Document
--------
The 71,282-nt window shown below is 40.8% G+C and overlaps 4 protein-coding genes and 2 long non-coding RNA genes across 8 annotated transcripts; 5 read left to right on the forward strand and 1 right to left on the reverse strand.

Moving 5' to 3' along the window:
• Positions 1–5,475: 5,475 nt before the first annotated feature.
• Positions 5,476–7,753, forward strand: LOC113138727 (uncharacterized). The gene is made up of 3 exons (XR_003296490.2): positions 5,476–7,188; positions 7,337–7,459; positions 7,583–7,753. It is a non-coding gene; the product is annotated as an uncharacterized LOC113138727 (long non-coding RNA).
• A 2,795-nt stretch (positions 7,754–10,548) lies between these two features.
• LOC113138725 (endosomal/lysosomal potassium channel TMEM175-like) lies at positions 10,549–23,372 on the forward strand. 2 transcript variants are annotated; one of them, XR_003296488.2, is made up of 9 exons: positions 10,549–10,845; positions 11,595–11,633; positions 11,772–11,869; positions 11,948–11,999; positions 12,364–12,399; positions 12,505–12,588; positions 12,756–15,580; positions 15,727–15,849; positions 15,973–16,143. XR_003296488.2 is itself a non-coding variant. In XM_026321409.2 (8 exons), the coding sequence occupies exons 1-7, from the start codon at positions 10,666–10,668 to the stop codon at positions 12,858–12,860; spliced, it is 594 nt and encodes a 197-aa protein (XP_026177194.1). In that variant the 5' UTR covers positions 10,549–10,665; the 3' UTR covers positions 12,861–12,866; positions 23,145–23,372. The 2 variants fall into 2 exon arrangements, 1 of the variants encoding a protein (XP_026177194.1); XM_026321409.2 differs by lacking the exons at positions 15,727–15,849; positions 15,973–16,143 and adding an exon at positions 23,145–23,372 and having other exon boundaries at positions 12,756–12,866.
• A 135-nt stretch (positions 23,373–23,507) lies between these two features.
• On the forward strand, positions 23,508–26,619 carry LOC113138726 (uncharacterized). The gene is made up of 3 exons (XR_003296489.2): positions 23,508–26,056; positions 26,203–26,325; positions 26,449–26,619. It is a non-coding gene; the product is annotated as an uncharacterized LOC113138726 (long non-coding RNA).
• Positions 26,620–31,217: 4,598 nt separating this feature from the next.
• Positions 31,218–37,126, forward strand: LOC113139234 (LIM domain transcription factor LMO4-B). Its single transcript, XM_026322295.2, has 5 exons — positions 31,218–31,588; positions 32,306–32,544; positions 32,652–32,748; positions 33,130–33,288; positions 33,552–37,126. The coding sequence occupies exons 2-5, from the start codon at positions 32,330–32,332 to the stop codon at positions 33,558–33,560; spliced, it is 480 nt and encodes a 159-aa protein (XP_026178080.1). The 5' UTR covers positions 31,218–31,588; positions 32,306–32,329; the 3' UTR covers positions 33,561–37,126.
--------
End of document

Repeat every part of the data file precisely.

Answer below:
The 71,282-nt window shown below is 40.8% G+C and overlaps 4 protein-coding genes and 2 long non-coding RNA genes across 8 annotated transcripts; 5 read left to right on the forward strand and 1 right to left on the reverse strand.

Moving 5' to 3' along the window:
• Positions 1–5,475: 5,475 nt before the first annotated feature.
• Positions 5,476–7,753, forward strand: LOC113138727 (uncharacterized). The gene is made up of 3 exons (XR_003296490.2): positions 5,476–7,188; positions 7,337–7,459; positions 7,583–7,753. It is a non-coding gene; the product is annotated as an uncharacterized LOC113138727 (long non-coding RNA).
• A 2,795-nt stretch (positions 7,754–10,548) lies between these two features.
• LOC113138725 (endosomal/lysosomal potassium channel TMEM175-like) lies at positions 10,549–23,372 on the forward strand. 2 transcript variants are annotated; one of them, XR_003296488.2, is made up of 9 exons: positions 10,549–10,845; positions 11,595–11,633; positions 11,772–11,869; positions 11,948–11,999; positions 12,364–12,399; positions 12,505–12,588; positions 12,756–15,580; positions 15,727–15,849; positions 15,973–16,143. XR_003296488.2 is itself a non-coding variant. In XM_026321409.2 (8 exons), the coding sequence occupies exons 1-7, from the start codon at positions 10,666–10,668 to the stop codon at positions 12,858–12,860; spliced, it is 594 nt and encodes a 197-aa protein (XP_026177194.1). In that variant the 5' UTR covers positions 10,549–10,665; the 3' UTR covers positions 12,861–12,866; positions 23,145–23,372. The 2 variants fall into 2 exon arrangements, 1 of the variants encoding a protein (XP_026177194.1); XM_026321409.2 differs by lacking the exons at positions 15,727–15,849; positions 15,973–16,143 and adding an exon at positions 23,145–23,372 and having other exon boundaries at positions 12,756–12,866.
• A 135-nt stretch (positions 23,373–23,507) lies between these two features.
• On the forward strand, positions 23,508–26,619 carry LOC113138726 (uncharacterized). The gene is made up of 3 exons (XR_003296489.2): positions 23,508–26,056; positions 26,203–26,325; positions 26,449–26,619. It is a non-coding gene; the product is annotated as an uncharacterized LOC113138726 (long non-coding RNA).
• Positions 26,620–31,217: 4,598 nt separating this feature from the next.
• Positions 31,218–37,126, forward strand: LOC113139234 (LIM domain transcription factor LMO4-B). Its single transcript, XM_026322295.2, has 5 exons — positions 31,218–31,588; positions 32,306–32,544; positions 32,652–32,748; positions 33,130–33,288; positions 33,552–37,126. The coding sequence occupies exons 2-5, from the start codon at positions 32,330–32,332 to the stop codon at positions 33,558–33,560; spliced, it is 480 nt and encodes a 159-aa protein (XP_026178080.1). The 5' UTR covers positions 31,218–31,588; positions 32,306–32,329; the 3' UTR covers positions 33,561–37,126.